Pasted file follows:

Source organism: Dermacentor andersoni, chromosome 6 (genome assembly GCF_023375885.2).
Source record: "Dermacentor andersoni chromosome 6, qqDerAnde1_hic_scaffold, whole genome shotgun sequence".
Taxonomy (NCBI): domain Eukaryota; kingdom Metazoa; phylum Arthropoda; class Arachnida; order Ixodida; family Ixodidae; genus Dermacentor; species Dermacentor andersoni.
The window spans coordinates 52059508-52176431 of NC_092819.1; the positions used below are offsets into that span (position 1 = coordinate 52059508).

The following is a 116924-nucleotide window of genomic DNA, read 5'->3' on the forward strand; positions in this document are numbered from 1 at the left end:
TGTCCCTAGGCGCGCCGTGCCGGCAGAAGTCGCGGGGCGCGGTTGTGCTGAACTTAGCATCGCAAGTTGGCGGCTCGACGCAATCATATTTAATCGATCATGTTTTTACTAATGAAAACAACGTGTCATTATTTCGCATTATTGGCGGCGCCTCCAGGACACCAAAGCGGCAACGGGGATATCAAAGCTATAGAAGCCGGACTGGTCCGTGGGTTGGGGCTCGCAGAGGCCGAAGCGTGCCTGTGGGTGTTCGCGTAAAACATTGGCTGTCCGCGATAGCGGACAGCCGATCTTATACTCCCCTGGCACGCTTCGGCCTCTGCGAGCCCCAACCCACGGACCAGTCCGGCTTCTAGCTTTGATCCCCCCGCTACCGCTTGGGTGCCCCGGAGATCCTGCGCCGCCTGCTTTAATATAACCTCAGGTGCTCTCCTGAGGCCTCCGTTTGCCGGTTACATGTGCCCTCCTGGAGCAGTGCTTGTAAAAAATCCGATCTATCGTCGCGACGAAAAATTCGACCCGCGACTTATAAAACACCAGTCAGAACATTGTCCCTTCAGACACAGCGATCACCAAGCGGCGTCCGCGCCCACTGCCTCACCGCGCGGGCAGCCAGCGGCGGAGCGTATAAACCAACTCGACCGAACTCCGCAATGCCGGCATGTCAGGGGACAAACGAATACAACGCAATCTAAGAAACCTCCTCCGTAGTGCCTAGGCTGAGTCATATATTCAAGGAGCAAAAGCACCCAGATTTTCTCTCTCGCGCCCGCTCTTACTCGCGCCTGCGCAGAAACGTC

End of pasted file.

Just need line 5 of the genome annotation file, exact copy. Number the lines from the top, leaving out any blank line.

The following is a 116924-nucleotide window of genomic DNA, read 5'->3' on the forward strand; positions in this document are numbered from 1 at the left end: